By Lauren Smart
By Jane R. LeBlanc
By Lauren Smart
By Elaine Liner
By Jim Schutze
By Rachel Watts
Dalton James, Mark Farr, and John Flores, The Ultra-Happy, Super-Sad, Megavariety Revue, Our Endeavors: I always like to review a show as late in its run as possible, because invariably the performers only get better, more focused, more attuned to the emotions running through themselves, each other, and the playwright. Catching Scott Osborne and Patti Kirkpatrick's ultra-ambitious, super-ballsy, mega-original musical revue at Deep Ellum Center for the Arts a second time, with a big and very enthusiastic crowd, made me wish I could rewrite a lukewarm review. Dalton James wrote and performed what may have been the night's showstopper, his rap-fueled take on the old Latin saw vini, vidi, vici--"I came, I saw, I conquered." His "Big Black Boots" brought the house to cheers as easily as the imaginary gay bar into which James stomped (flashing the title footwear) was brought to its knees--or so he thinks. Meanwhile, Mark Farr and John Flores wrote a quieter but equally sensational comic ensemble piece, "The Soil in Which It Grows," where a lowly copyboy (David Goodwin) brings down the wrath of Y2K and Godzilla through his virtual love technology. They called it "comic-book theater," and the original music, lighting design, and stylized performances practically had me seeing the actors' dialogue in giant word balloons.
Cindee Mayfield, Death Defying Acts, Theatre Three: I could watch Cindee Mayfield put on or take off a glove all day long--meticulous yet seemingly unconscious of it, working it finger by finger, concentrating just enough on the process to let you know her character isn't quite comfortable with the deception she's perpetrating. Such were the subtleties I noticed in Mayfield's sparkling comic performance in Woody Allen's Central Park West, the last one-act of Theatre Three's Death Defying Acts. I didn't even like Allen's rattletrap, misanthropic farce, but Mayfield, who's proven she does that aging New York debutante thing so well, was delicious as she came apart at the seams.
Tina Parker, The Glass Menagerie, Kitchen Dog: After my effusive review of this production and the Dallas Theater Critics' and Leon Rabin awards it snagged, some in the theater community who'd seen it thought director Tina Parker's three-ring version of the Wingfield family overrated. Let me continue my unqualified endorsement and say this: Kitchen Dog's Glass Menagerie hooked me more for what it did with the circus myth than for what it did to Williams' script. Theater for theater's sake is a straitjacket I refuse to wear, and Parker and her cast clarified for me my own lingering unease and neurotic fascination with the P.T. Barnum milieu by imposing on it the dysfunctional framework of one of American theater's two or three most famous families. Circus performers have always seemed the quintessential existentialist freaks--humans trapped by an identity they've adopted strictly for show--and this perception fused smoothly with both Tom Wingfield's sad struggle to emerge from family chains and Tennessee Williams' own fascination with magic, illusion, and deception.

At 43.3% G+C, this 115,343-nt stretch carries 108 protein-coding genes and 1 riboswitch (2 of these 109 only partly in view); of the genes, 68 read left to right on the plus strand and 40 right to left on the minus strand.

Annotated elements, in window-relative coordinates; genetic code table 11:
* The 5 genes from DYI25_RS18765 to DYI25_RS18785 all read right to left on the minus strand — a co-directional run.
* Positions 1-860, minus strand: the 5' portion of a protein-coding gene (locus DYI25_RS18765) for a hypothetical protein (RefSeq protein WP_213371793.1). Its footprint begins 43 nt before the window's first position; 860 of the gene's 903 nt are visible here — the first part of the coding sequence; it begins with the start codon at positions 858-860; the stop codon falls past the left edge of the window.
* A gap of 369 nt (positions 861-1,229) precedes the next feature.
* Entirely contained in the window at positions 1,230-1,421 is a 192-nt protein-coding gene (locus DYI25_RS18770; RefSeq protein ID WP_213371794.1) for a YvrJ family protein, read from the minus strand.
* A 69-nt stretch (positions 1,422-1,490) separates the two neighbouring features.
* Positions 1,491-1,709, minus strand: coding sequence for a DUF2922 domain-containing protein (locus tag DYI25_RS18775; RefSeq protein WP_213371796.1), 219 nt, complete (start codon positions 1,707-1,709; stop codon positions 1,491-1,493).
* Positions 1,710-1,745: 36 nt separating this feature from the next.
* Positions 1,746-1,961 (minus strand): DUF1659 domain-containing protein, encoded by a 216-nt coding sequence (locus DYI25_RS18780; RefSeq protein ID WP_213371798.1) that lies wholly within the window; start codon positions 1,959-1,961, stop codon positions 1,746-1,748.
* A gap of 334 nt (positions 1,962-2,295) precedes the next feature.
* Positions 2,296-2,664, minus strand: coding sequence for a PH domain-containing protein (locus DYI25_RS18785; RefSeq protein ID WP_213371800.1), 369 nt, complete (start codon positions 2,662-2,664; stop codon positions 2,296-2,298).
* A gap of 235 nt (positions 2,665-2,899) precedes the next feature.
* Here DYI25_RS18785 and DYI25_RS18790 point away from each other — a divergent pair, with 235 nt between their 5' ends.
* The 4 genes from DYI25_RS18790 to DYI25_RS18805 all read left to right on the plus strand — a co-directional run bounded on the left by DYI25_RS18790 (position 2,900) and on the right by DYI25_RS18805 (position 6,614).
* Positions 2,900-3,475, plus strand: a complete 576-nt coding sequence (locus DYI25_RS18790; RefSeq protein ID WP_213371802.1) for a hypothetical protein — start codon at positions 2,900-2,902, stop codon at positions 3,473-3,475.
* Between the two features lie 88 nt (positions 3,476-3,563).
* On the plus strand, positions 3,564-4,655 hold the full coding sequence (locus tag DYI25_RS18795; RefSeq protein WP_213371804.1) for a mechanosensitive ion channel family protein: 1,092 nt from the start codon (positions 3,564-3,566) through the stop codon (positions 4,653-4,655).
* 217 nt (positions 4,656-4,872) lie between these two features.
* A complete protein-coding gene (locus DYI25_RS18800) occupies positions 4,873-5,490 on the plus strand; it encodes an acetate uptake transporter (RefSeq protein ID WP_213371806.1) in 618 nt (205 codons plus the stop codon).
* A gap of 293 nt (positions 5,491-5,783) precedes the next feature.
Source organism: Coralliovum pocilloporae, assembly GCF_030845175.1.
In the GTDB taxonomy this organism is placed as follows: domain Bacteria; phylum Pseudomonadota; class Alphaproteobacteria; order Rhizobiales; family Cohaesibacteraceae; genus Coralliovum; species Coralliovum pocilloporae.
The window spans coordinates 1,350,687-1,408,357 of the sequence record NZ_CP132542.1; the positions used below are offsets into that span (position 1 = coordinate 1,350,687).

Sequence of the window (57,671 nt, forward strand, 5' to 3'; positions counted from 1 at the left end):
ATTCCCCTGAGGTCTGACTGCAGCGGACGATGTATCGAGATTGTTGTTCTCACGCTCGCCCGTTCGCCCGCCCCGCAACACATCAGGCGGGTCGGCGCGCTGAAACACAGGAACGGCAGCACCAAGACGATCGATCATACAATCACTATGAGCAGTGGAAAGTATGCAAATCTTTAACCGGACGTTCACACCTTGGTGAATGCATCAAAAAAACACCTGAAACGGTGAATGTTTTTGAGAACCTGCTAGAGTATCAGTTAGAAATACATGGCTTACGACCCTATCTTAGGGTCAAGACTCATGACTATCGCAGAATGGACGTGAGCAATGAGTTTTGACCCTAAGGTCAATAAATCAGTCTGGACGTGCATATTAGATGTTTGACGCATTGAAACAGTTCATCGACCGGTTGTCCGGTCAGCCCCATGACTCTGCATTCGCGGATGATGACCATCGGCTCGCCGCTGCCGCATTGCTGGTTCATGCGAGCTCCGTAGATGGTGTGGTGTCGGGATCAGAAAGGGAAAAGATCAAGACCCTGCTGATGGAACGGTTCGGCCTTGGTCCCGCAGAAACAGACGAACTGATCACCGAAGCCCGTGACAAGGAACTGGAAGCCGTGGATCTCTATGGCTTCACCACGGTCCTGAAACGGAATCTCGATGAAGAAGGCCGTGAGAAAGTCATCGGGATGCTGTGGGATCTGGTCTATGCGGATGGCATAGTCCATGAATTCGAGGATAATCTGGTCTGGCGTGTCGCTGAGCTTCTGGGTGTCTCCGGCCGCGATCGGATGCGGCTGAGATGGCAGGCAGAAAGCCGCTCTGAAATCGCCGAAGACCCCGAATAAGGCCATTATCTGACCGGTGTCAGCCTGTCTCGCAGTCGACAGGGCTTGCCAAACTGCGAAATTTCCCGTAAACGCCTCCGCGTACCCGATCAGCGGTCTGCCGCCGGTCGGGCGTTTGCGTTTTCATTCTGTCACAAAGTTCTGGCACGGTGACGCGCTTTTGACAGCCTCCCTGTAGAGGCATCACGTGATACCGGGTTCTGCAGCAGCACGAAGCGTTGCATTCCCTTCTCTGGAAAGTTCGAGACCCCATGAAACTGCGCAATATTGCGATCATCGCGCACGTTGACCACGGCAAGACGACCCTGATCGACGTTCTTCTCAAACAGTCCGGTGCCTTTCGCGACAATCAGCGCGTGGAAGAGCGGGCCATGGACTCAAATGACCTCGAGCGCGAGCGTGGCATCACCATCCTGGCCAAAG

Guin Powell, Ontological Proof of My Existence, 11th Street Theatre Project: I hope the reason that Guin Powell doesn't perform on Dallas stages more often is that he has a busy, fulfilling personal life, and not that it's difficult for a black actor in this town to get roles. Powell is a tall guy with penetrating eyes who doesn't have to get all riled up to give audiences the sense that his character contains dark storm clouds of feeling. He did get downright scary when he exploded in Black, Theatre Quorum's production of the Joyce Carol Oates script, but eventually everyone in that show became overextended by Oates' preoccupation with violence. He was an ominous hovercraft of threat in 11th Street's production of a better Oates script, Ontological Proof of My Existence. A daddy figure filtered through a sex abuser's id, he was both nurturer and exploiter of Laurel Whitsett, prostrate in an abandoned building with only the eerie echo of a dripping sink to accompany their twisted harmony. Which leads me to:
Laurel Whitsett, In the Jungle of the Cities, Kitchen Dog: Whitsett made a fine foil for Powell in the 11th Street show, but I wanted to cite her much smaller role in Kitchen Dog's strong production of this overwritten Brecht script. To bastardize Stanislavski's commie acting-company pronouncement: There are no small parts, only actors with talent too small to grab your attention. As the girlfriend of the beleaguered, fatally principled librarian hero, Whitsett was to die for in a small, stock part you forget is difficult to play well--the sloppy drunk. Whitsett slurred and slouched her way into the pantheon of sad-funny, dipsomaniacal greats.